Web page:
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Old 11-12-2013, 05:16 AM   #61
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Re: Pokersnowie question

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Originally Posted by Ez MonEz View Post
It's not really that simple. For one thing, the algorithm only determines the process the model uses to create the optimal formula, and the exact formula would be impossible to reverse engineer unless you had the same model and data set. More importantly though, a truly game theory optimal strategy is not exploitable so the best you could do would be to break even.


I don't know much about game theory beyond the basics, but wouldn't a truly optimal strategy have to be solved by pure math, not using machine learning/simulation? With machine learning or simulations you can only converge to an optimal strategy, you can't actually reach it. Also, current machine learning is really poorly equipped to handle some of the problems that solving the game of poker poses, so I really don't see much progress being made using machine learning without the invention of dramatically different techniques.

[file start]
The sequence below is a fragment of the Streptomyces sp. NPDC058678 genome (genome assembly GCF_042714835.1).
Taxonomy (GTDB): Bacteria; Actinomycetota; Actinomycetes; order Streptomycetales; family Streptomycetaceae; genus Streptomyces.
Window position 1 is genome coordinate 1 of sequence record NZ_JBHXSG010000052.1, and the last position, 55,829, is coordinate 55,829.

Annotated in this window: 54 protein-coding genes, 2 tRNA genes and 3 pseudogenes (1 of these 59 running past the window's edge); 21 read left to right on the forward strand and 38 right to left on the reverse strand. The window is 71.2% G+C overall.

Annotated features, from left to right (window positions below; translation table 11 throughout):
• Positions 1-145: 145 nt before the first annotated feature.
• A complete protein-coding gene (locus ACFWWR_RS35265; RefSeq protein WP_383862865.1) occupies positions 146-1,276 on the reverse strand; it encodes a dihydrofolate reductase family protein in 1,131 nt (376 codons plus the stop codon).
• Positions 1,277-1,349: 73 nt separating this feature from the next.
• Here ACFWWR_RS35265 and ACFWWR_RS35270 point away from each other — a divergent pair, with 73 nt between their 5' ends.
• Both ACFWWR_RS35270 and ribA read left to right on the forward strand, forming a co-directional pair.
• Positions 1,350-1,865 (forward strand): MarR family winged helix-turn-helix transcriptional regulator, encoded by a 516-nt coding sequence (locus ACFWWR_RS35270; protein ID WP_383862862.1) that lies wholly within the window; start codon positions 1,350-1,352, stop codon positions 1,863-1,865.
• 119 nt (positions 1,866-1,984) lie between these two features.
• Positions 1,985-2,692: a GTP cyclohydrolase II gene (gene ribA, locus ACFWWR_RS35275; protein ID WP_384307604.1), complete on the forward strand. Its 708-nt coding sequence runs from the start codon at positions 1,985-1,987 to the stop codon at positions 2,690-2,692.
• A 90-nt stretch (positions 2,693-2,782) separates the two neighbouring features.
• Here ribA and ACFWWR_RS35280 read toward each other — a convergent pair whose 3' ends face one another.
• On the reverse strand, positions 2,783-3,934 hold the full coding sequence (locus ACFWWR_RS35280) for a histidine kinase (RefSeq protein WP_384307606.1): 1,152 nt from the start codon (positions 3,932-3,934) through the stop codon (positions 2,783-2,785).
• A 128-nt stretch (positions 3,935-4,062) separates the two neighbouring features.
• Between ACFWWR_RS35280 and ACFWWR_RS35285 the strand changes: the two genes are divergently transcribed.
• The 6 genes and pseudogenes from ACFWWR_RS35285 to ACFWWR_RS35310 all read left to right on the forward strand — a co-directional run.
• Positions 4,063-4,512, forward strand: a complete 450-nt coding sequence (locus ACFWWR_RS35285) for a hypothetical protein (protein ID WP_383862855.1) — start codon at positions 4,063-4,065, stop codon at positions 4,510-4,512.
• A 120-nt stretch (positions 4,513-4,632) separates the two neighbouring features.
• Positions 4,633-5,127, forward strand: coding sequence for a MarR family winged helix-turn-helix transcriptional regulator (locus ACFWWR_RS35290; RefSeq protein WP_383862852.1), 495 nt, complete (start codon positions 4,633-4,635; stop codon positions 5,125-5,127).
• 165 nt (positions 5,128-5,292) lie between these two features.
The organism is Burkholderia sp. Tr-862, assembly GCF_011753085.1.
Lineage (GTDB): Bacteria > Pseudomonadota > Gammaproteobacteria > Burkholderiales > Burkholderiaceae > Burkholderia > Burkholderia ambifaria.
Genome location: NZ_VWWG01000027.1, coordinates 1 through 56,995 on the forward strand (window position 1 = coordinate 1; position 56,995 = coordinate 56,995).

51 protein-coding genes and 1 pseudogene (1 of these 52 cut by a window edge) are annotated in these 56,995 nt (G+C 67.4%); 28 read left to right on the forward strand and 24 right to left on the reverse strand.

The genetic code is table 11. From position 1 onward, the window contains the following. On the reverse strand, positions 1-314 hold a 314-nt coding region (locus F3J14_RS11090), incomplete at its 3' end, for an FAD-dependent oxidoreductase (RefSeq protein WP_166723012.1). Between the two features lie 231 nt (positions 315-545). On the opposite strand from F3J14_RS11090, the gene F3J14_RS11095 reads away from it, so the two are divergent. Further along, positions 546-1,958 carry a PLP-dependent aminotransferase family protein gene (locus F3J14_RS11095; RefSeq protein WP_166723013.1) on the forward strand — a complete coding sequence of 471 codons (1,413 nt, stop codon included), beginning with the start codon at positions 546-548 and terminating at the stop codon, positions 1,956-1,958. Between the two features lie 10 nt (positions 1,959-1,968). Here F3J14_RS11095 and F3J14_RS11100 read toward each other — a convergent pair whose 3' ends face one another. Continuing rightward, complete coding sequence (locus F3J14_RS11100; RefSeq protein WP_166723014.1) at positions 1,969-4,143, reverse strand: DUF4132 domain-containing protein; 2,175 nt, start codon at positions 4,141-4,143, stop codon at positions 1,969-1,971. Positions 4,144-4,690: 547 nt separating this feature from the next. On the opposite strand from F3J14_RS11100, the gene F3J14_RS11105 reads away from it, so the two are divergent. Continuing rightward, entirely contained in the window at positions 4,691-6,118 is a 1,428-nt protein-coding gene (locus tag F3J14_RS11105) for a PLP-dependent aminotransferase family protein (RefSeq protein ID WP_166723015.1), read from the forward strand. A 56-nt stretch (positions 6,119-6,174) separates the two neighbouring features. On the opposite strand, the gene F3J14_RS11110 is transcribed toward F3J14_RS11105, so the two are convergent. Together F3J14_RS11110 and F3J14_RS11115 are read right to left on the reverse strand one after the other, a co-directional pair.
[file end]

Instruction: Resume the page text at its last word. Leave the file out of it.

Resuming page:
As someone who recently got back into poker, I have to say that the recent obsession by poker players with GTO is a bit amusing. As a rule, exploiting the other player's strategy is always going to be more profitable assuming there's a large enough skill difference that it can be done. I'm not saying there's not a place for GTO-style thinking and play in a poker player's arsenal, but its usefulness seems to be overestimated by a lot of players. I find the math/AI part of it an interesting intellectual exercise, but most players would probably be better off, for instance, using empirical evidence from their database to design strategies to exploit other players.